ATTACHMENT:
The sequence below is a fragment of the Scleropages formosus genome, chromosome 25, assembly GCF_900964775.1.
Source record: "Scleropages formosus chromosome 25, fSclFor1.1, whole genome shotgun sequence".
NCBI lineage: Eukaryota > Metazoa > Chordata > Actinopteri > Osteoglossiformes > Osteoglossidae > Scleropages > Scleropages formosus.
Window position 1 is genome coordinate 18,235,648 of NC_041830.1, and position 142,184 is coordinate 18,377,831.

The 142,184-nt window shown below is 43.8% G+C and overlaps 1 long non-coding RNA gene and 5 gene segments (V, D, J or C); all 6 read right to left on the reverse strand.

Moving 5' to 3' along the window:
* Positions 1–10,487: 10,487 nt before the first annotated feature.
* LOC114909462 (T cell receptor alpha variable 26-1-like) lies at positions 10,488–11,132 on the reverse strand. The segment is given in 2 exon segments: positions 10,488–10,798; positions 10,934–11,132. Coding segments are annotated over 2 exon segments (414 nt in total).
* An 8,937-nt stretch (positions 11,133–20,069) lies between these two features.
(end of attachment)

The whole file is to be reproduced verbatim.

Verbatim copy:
The sequence below is a fragment of the Scleropages formosus genome, chromosome 25, assembly GCF_900964775.1.
Source record: "Scleropages formosus chromosome 25, fSclFor1.1, whole genome shotgun sequence".
NCBI lineage: Eukaryota > Metazoa > Chordata > Actinopteri > Osteoglossiformes > Osteoglossidae > Scleropages > Scleropages formosus.
Window position 1 is genome coordinate 18,235,648 of NC_041830.1, and position 142,184 is coordinate 18,377,831.

The 142,184-nt window shown below is 43.8% G+C and overlaps 1 long non-coding RNA gene and 5 gene segments (V, D, J or C); all 6 read right to left on the reverse strand.

Moving 5' to 3' along the window:
* Positions 1–10,487: 10,487 nt before the first annotated feature.
* LOC114909462 (T cell receptor alpha variable 26-1-like) lies at positions 10,488–11,132 on the reverse strand. The segment is given in 2 exon segments: positions 10,488–10,798; positions 10,934–11,132. Coding segments are annotated over 2 exon segments (414 nt in total).
* An 8,937-nt stretch (positions 11,133–20,069) lies between these two features.